New data from the Pew Forum may be unsurprising to some of us, but it amplifies what we have probably assumed to be true and seems relevant to our projects at Speaking of Faith:

“Compared with their elders today, young people are much less likely to affiliate with any religious tradition or to identify themselves as part of a Christian denomination. Fully one-in-four adults under age 30 (25%) are unaffiliated, describing their religion as “atheist,” “agnostic” or “nothing in particular.” This compares with less than one-fifth of people in their 30s (19%), 15% of those in their 40s, 14% of those in their 50s and 10% or less among those 60 and older. About two-thirds of young people (68%) say they are members of a Christian denomination and 43% describe themselves as Protestants, compared with 81% of adults ages 30 and older who associate with Christian faiths and 53% who are Protestants.”

Any insights you draw from this latest report?


Share Your Reflection

1Reflection

Reflections

As a member of this generation, I'm hesitant to think that this data allows us draw too many conclusions about the faiths of those surveyed. Rather, I think this survey might speak to a general trend among people my age to reject the rigidity of labels and classification systems. The popular notion of the day seems to be, "if you must label me, label me unlabeled." The trends described in this study may not necessarily be demonstrative of a difference in the religious/spiritual ideologies in this generation, but rather a more general trend in how millenials conceive of their identity. I think I speak for many of my peers when I say we don't like to be confined to narrow categories like "Protestant", "Atheist", or "Muslim". For me personally, I'm acutely aware that no circumstances in life---whether they be external (e.g. economic conditions) or internal (e.g. my beliefs about my life's purpose)-- are permanent. This generation is growing up in a world that is changing far too rapidly to fasten themselves to linguistic categories that (by nature of being linguistic and, thus, slow to change) cannot keep up with the pace.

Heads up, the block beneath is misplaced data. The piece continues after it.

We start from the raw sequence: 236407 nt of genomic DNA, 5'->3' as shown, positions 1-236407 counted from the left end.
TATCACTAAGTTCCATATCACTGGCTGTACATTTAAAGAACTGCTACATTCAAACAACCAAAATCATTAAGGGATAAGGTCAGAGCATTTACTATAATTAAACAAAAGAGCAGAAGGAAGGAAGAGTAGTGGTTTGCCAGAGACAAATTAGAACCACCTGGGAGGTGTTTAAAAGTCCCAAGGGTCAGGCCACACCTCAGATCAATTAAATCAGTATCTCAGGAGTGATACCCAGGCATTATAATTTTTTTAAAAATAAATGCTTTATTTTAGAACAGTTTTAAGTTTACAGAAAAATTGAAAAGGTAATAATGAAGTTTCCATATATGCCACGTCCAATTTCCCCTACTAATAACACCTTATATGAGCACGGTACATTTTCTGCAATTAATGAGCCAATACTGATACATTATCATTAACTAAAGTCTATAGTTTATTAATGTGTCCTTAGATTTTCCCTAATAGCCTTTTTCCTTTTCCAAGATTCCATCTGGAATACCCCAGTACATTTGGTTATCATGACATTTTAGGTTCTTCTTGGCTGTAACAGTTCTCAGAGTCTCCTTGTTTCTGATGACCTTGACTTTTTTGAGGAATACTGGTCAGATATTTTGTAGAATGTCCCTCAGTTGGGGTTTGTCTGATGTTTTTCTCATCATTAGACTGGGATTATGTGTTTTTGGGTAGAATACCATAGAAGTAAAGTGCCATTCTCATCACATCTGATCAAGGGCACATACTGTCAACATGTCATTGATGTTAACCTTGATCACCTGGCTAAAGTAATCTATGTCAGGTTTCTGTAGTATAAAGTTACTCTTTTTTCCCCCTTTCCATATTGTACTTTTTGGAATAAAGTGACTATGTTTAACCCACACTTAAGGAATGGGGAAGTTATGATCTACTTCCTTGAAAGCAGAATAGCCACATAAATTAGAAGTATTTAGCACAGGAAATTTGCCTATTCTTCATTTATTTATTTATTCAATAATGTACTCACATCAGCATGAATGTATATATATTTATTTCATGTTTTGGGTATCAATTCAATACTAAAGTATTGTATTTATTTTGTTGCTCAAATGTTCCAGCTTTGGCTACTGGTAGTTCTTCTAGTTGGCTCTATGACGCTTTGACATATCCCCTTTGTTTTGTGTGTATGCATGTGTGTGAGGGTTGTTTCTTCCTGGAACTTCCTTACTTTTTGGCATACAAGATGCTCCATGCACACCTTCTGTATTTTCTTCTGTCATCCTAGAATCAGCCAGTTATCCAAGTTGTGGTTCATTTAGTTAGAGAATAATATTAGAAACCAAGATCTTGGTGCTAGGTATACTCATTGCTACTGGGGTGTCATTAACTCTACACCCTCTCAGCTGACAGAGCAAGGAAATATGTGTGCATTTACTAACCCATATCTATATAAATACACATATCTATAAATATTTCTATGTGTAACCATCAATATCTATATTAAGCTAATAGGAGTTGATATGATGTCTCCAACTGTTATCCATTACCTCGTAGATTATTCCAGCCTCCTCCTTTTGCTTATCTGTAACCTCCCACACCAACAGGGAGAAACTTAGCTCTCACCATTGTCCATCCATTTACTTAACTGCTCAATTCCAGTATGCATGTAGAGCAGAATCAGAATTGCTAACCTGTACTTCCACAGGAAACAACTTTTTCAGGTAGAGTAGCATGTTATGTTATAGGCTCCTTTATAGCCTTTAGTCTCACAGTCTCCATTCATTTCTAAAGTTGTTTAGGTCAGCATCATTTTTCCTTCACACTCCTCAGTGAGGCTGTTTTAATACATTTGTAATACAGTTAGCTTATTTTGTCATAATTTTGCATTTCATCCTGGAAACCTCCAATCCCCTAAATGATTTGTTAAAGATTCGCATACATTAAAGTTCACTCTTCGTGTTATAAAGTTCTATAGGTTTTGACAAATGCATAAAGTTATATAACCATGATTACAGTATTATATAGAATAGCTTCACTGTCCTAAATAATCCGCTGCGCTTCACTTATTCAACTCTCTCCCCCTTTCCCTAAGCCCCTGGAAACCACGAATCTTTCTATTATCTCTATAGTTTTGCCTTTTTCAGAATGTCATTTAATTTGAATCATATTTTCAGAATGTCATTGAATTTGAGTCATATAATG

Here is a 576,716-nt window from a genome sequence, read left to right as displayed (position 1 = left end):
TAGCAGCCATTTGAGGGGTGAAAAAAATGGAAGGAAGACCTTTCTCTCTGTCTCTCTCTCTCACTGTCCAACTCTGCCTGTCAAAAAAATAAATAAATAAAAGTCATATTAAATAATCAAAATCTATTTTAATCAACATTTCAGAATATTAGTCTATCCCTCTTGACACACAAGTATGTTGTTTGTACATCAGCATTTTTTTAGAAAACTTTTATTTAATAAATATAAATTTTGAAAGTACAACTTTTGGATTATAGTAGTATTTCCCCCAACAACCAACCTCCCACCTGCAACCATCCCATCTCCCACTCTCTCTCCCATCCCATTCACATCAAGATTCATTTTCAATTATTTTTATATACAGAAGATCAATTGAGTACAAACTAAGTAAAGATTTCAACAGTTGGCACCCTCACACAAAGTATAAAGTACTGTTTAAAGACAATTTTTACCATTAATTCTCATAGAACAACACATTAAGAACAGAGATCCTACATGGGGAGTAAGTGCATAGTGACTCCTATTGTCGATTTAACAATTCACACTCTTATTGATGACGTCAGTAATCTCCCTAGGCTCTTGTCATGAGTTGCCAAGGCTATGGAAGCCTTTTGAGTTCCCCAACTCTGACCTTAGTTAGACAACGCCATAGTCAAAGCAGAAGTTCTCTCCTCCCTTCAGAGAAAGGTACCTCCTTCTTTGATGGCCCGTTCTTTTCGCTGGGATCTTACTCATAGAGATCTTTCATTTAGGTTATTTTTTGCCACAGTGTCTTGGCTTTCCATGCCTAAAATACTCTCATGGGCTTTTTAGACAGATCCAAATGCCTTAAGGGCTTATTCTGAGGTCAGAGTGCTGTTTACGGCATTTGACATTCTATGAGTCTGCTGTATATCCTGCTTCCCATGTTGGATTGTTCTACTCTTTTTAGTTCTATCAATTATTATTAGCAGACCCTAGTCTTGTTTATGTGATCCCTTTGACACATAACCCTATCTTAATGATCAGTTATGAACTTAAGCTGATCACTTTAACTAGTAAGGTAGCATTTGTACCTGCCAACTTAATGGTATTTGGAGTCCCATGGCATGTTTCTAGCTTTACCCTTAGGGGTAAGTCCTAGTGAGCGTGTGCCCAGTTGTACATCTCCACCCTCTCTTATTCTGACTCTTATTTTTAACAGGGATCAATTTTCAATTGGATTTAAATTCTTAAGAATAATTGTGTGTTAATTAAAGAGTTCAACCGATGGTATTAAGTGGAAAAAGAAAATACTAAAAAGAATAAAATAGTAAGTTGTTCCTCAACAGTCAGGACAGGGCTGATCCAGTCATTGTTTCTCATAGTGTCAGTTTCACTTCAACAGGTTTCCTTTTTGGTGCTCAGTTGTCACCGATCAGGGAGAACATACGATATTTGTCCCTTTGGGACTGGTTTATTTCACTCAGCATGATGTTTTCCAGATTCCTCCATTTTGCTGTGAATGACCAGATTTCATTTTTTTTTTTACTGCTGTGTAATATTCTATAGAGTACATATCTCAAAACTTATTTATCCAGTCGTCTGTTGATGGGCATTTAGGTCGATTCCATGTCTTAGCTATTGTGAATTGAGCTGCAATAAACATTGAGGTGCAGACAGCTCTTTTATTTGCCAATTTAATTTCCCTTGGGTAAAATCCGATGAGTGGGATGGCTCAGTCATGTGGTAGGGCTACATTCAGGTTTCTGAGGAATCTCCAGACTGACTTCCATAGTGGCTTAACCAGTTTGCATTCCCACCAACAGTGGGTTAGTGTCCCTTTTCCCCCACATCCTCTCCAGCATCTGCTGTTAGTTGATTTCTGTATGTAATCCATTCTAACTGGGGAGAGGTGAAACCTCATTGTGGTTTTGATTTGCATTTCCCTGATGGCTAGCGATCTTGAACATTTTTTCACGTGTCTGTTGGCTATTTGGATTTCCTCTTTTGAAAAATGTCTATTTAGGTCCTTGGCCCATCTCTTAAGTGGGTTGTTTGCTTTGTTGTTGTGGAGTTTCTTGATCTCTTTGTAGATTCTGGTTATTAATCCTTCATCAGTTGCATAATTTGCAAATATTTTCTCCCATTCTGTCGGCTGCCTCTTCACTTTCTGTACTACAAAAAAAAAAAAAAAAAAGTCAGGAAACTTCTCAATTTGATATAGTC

apples